With a little more pop than the Mid and a bit more control than the Oversize, the NXG Midplus is truly an all court racquet. However, we noticed a slightly stiff feel toward the upper hoop, and the Midplus lacks a little of the comfort that comes from the weight of the Mid and the larger sweetspot of the Oversize. Players who like to hit with heavy spin from the baseline will find the Midplus more than up to the task. At net the Midplus offers control and maneuverability. To complete the round-up, plenty of placement and control can be had on serves and returns. Put all this together and you've got a pretty impressive package. combined score 75

Prince NXG Midplus

Prince NXG Graphite Midplus Test Results Chart
(Scores are determined by averaging individual play test scores)

Technical Specifications

Length27.25 inches69 centimeters
Head Size100 square inches645 square centimeters
Weight12.2 ounces346 grams
Balance Point12.5 inches
32 centimeters
9pts Head Light
Construction19 mm Straight Beam
CompositionGraphite / Titanium / Tungsten / Carbon
String Pattern16 Mains / 20 Crosses

Babolat RDC Ratings

Score
Grade
Flex Rating63Range: 0-100
Swing Weight326Range: 200-400
Manueverability0

NXG Oversize

Groundstrokes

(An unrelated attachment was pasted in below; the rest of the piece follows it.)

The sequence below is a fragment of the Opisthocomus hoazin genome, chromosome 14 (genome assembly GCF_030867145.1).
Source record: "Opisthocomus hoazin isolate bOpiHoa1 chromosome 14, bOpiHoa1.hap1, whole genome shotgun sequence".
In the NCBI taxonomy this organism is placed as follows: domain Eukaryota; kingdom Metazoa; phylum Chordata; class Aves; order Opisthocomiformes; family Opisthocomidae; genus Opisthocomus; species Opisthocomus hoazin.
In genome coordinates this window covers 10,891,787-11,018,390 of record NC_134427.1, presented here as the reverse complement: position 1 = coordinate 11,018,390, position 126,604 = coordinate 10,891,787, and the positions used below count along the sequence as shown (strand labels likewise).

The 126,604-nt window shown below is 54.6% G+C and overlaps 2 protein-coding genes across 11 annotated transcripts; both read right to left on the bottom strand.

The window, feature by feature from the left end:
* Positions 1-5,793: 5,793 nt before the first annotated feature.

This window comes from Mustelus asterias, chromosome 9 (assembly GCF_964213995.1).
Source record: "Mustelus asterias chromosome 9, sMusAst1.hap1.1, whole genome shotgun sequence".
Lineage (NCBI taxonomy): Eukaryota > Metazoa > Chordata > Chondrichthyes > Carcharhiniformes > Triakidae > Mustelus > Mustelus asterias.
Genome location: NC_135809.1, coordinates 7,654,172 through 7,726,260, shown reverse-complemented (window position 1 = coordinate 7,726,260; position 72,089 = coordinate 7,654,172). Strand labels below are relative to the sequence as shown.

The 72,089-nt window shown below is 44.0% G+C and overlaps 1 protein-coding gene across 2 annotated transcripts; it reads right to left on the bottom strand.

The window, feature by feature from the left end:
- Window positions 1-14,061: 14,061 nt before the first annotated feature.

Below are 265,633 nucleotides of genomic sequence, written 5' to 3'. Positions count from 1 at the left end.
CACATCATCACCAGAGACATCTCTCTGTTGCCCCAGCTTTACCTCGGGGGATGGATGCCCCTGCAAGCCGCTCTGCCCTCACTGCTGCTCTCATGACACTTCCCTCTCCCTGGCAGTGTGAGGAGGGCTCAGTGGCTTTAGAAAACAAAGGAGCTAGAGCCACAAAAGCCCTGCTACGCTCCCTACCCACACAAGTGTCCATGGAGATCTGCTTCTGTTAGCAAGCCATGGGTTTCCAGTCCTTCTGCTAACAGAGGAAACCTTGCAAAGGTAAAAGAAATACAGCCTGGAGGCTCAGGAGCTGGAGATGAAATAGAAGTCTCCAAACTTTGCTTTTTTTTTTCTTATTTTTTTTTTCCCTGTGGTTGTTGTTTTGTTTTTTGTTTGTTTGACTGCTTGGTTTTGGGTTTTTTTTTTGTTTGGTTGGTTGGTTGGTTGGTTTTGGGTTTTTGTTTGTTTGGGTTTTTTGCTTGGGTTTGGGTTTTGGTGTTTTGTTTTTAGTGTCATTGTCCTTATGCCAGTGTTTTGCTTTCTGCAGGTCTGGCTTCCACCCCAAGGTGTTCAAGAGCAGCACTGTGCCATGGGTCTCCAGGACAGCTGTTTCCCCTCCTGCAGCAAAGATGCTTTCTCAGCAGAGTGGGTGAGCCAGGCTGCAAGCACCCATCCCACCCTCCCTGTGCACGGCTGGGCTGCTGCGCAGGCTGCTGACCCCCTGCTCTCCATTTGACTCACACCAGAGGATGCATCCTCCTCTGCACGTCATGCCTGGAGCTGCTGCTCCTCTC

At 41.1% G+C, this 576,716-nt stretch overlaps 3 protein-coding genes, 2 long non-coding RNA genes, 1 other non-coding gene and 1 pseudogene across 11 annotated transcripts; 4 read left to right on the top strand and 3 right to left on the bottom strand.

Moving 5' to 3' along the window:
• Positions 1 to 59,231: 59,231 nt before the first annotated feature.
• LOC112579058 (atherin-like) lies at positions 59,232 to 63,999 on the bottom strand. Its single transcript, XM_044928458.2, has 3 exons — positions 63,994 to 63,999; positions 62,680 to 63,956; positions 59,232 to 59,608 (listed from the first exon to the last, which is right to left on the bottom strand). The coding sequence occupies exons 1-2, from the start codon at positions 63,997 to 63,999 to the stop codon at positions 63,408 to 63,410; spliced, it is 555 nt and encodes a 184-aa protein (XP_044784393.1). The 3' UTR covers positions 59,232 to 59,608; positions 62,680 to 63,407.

With its larger sweetspot and extra length, the NXG Oversize provided a little extra zip to groundstrokes for our team. However, as with the NXG Mid and Midplus, the Oversize places a heavy emphasis on control. Chris says, "the NXG Oversize felt the most comfortable of the three racquets off the ground - most likely due to the longer main strings and larger sweetspot. The amount of power I was generating from forehands and backhands was predictable and very controllable. I was able to get a lot of topspin off both wings, which helped me move the ball around and hit some nice angles. I was really surprised at how fast I could whip the racquet head through the ball with the NXG Oversize. In the past I've struggled to find enough racquet head speed with oversize racquets with my one-handed backhand, but this wasn't the case with the NXG Oversize. I was getting good pace and direction on topspin backhands. Slice also felt pretty good off the backhand wing. I could get plenty of grip and spin on the ball, while placement was very good. If I was missing anything on the backhand side it was weight of shot when hitting a slice. My backhand slices tended to float a little and I really had to focus to try and knife one. On the forehand side I found plenty of spin and control. I was able to swing away without fear of it looking like I was trying to knock holes in the net or the back fence. When I started to look forward to anything short that I could get a forehand on with the NXG Oversize, I realized I was starting to find the groove similar to playing with my regular racquet." Wendi noted the NXG Oversize had a more comfortable feel off the ground, saying, "I felt like I got a decent level of power and great control on my groundstrokes. I was very successful on the run with this racquet, my forehand in particular. My backhand crosscourt shots had great topspin. It felt like the NXG Oversize had much more flex than the NXG Midplus. On my approach shots I was able to hit some great angles from both sides. I did experience some trouble when I was forced to take the ball high. After some time playing my forearm became very tired, the stick just seemed to get heavier and heavier."